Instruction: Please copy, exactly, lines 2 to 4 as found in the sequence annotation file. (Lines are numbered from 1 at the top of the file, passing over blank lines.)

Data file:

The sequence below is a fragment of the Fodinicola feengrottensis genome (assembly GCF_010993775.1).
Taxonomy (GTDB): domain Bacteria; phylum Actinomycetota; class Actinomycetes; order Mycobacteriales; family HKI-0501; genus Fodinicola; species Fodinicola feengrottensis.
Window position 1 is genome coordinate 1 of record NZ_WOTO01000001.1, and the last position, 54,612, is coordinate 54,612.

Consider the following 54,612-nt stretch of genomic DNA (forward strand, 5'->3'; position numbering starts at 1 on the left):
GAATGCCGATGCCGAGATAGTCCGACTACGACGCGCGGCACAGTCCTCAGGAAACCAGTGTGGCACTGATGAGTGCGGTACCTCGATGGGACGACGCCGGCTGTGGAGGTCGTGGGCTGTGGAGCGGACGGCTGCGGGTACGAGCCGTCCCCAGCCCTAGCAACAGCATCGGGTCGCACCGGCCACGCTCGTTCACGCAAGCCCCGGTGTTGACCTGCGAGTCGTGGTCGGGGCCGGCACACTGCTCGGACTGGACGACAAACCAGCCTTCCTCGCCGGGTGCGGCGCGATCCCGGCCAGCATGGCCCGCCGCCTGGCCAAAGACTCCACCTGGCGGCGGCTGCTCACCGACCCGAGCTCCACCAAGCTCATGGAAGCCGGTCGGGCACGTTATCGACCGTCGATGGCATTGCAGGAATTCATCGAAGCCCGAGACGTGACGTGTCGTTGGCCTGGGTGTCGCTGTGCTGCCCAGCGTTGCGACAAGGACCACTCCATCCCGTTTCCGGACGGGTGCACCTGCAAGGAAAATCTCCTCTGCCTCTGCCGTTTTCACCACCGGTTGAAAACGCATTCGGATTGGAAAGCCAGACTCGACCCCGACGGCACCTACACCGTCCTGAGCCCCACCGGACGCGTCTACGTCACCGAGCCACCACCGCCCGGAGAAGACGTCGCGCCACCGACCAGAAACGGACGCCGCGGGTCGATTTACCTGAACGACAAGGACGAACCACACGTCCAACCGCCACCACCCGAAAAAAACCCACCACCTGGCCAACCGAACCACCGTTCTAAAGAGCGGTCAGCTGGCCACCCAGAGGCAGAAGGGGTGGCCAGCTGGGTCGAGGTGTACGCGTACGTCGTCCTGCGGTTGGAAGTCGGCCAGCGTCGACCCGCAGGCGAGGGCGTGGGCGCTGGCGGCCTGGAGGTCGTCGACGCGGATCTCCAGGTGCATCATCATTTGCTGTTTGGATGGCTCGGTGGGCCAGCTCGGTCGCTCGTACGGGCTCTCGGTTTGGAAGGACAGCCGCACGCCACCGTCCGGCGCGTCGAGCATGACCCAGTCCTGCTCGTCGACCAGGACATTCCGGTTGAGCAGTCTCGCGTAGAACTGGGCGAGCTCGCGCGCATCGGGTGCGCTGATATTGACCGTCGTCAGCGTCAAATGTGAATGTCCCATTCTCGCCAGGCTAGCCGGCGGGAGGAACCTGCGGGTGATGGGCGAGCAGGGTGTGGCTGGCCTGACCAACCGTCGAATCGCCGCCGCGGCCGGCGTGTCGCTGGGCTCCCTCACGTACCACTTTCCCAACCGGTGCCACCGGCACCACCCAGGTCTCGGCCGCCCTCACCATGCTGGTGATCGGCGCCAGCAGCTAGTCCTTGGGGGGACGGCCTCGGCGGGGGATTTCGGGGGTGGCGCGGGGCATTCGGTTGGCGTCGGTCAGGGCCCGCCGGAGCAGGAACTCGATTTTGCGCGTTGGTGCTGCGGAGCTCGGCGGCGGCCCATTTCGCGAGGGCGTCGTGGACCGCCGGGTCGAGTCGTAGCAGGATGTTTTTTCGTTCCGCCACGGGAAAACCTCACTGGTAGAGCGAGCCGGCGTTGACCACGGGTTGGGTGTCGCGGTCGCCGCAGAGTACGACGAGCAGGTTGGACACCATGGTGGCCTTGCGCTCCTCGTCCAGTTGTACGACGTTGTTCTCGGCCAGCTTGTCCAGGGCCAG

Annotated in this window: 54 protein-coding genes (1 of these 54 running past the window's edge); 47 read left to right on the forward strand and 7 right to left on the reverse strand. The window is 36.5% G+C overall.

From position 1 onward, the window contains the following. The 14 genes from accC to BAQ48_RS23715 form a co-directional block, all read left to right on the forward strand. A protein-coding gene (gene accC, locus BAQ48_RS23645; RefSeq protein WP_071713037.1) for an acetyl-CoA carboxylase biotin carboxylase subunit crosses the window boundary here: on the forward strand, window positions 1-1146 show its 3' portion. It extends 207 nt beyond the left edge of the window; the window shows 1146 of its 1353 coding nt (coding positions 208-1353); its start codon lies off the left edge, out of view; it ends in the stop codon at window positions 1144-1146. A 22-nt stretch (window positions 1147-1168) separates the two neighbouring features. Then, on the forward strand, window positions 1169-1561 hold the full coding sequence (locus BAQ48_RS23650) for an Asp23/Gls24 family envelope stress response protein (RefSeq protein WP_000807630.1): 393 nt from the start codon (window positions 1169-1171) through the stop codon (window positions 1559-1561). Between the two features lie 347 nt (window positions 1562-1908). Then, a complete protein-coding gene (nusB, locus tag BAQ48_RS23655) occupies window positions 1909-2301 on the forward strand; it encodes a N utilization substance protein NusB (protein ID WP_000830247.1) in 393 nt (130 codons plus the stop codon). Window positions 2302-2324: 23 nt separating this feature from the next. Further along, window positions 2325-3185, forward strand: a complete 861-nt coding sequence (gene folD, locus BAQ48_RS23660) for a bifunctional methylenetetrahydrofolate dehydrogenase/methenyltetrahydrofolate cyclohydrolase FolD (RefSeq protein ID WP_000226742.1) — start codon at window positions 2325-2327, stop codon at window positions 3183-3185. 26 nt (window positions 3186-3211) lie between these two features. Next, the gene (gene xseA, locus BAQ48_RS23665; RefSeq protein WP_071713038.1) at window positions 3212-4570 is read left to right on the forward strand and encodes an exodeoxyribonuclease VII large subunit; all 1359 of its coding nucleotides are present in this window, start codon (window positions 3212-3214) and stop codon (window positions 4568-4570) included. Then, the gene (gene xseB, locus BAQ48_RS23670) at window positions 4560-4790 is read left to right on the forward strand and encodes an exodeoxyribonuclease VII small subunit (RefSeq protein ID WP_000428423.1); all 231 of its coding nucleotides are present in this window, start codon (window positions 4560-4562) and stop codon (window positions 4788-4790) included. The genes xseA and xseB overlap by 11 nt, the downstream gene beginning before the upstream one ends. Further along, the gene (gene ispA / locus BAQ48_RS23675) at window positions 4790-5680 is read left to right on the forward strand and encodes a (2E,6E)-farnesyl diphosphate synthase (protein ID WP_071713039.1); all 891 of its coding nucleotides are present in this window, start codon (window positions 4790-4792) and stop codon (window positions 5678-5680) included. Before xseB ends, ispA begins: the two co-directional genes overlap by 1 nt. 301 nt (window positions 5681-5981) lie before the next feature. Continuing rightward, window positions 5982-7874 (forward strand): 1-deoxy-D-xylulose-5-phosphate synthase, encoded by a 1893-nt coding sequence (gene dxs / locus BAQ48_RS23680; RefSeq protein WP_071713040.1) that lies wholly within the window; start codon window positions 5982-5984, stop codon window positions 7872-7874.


Taxonomy (GTDB): domain Bacteria; phylum Actinomycetota; class Actinomycetes; order Mycobacteriales; family HKI-0501; genus Fodinicola; species Fodinicola feengrottensis.
Window position 1 is genome coordinate 1 of record NZ_WOTO01000001.1, and the last position, 54,612, is coordinate 54,612.

Consider the following 54,612-nt stretch of genomic DNA (forward strand, 5'->3'; position numbering starts at 1 on the left):